Earlier this month, the Idaho Supreme Court decided a case brought by a man who was injured when he slipped and fell while attending a Pop Warner football game in Plummer, Idaho. In the case, Hayes v. Plummer, the plaintiff sued the city who owned the park where the injury occurred, but he was prevented from recovering damages because the court determined that the City of Plummer enjoyed sovereign immunity from this type of lawsuit.
The Facts of the Case
The plaintiff was attending his grandson’s Pop Warner football game back in September 2011 when he slipped on some uneven ground that was covered by a tuft of grass. The man did not pay any admission to get into the park nor to watch the game. The man sustained injuries and filed a premises liability lawsuit against the city, seeking monetary compensation.
As it turns out, back in 1976, the park was conveyed to the City from a local school district. Park of the agreement was that the school district would continue to pay for the utilities and make improvements on the land, as needed.
At trial, the plaintiff claimed that the doctrine of sovereign immunity, which often governs lawsuits against cities or other municipalities, should not apply here. The City disagreed, saying that sovereign immunity should apply, and if it does the city is immune from the lawsuit.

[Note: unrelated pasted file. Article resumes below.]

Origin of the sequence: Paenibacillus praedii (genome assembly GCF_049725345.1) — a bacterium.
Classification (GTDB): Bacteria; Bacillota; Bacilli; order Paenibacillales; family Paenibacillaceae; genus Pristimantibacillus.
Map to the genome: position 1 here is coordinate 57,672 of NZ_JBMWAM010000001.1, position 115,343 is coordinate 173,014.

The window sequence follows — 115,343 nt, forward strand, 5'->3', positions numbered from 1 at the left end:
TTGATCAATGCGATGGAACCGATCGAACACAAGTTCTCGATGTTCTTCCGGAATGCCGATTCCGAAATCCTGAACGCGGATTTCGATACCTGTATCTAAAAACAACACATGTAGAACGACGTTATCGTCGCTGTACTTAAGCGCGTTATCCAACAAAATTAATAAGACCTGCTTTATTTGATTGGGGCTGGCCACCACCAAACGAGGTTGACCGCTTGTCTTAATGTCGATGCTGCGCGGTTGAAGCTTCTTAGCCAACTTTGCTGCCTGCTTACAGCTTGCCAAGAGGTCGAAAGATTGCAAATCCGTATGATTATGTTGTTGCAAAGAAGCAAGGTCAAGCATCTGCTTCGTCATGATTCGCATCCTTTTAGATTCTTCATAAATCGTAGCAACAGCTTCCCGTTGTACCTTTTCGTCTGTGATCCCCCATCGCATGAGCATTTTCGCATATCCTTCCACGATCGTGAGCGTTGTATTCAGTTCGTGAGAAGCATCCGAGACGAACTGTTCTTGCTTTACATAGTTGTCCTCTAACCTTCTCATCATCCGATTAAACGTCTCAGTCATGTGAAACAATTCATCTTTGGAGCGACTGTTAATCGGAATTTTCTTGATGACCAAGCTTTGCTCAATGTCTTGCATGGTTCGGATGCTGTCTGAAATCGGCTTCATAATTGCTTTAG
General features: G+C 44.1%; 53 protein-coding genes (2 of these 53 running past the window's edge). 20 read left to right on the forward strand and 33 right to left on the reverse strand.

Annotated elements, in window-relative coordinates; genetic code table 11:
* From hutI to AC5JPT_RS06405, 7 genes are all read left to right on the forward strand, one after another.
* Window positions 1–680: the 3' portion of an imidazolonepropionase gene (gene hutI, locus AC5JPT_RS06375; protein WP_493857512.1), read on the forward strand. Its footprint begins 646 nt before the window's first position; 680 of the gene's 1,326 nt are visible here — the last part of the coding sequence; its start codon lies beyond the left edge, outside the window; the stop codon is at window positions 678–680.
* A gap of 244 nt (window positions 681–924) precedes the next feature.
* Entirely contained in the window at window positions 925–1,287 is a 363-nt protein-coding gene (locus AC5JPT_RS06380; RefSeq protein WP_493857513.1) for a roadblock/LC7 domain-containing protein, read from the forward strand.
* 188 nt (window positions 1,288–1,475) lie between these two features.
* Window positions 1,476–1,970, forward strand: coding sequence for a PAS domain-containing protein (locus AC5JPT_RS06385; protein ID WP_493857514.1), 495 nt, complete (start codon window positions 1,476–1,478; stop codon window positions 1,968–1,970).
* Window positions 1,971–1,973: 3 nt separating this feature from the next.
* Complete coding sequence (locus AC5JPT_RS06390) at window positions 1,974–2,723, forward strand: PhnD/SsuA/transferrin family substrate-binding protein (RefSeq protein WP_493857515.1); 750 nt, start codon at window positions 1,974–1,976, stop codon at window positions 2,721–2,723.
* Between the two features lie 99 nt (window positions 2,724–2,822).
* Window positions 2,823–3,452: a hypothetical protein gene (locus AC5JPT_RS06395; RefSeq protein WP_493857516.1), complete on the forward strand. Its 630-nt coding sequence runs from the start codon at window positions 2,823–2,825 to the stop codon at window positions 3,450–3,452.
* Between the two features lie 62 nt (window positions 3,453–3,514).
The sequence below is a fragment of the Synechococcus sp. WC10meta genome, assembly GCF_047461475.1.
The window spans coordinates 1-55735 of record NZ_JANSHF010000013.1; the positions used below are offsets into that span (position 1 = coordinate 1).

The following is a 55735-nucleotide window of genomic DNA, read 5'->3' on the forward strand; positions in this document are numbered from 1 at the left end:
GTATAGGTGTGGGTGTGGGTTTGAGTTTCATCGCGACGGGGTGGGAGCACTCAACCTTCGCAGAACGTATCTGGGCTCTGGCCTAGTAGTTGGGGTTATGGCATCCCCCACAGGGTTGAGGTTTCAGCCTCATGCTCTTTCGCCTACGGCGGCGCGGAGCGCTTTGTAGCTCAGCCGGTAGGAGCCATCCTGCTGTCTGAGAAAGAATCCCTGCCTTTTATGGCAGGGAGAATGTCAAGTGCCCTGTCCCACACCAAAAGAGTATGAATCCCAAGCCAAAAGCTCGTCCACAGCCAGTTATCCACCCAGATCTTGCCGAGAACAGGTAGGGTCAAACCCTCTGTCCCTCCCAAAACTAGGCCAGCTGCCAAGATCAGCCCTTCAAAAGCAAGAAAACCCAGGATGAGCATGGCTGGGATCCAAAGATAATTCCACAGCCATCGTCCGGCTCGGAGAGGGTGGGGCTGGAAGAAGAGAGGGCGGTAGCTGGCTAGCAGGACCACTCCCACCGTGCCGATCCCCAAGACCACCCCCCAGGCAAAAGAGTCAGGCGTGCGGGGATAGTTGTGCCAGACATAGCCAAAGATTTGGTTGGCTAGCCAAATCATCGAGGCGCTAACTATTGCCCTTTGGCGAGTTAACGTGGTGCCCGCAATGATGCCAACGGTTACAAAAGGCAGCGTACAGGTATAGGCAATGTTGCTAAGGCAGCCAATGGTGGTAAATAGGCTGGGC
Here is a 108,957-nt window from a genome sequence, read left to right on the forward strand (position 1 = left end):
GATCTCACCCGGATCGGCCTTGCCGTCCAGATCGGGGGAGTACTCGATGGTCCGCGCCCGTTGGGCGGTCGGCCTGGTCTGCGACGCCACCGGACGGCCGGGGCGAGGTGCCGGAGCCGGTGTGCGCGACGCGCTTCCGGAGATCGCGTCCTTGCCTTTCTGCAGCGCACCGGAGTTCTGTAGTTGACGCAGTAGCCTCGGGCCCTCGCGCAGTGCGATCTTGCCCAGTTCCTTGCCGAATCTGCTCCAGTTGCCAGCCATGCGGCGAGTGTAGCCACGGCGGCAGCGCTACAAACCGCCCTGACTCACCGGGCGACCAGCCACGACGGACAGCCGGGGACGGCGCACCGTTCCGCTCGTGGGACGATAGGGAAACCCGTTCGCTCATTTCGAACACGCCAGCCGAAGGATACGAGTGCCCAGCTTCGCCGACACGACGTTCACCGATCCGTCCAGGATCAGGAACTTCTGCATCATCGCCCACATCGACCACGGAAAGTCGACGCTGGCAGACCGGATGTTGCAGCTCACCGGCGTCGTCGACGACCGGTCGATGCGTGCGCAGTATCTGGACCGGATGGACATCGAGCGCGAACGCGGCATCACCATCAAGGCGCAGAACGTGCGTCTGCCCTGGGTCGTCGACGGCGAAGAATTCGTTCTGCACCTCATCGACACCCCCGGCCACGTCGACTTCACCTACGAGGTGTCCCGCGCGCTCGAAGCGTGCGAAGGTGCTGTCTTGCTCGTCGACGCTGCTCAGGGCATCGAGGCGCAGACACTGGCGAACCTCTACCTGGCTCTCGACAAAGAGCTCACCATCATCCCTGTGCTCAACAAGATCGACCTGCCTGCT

The City pointed to the statute outlining when sovereign immunity applies and explained to the court that it is only when the city charges money that they can be held liable for simple negligence. The plaintiff attempted to convince the court that, since the local school district still pays for the utilities and makes improvements on the land, there is some “charge” to the public for the use of the land.
The trial court rejected that argument and granted summary judgment on behalf of the defendant, the City of Plummer.
On appeal, the plaintiff attempted to convince the appellate court of his argument but failed. The Supreme Court of Idaho agreed with the defendant and affirmed the dismissal of the lawsuit.
The court reiterated the law and explained that when a government opens its land without charge for recreational purposes, the government cannot be held liable under a traditional negligence theory. Therefore, unless the plaintiff was able to prove gross negligence, which was not alleged, the city would retain its sovereign immunity.
Have You Been Injured While on the Land of Another?
If you or a loved one has recently been involved in any kind of serious slip-and-fall accident, you may be entitled to monetary compensation. If the incident took place on public land that belongs to a local or state government, there may be additional hurdles to recovery. Make sure you are well represented in your case and retain the services of a skilled personal injury advocate to assist you in the preparation and presentation of your case. To learn more, call 410-654-3600 today to set up a free consultation with a dedicated attorney.
More Blog Posts:
Family Brings Suit Against Department of Transportation in Failure-to-Maintain Case, Maryland Accident Law Blog, September 15, 2015.
Marine Struck and Killed in Thurmont by Hit-and-Run Driver, Maryland Accident Law Blog, October 7, 2015.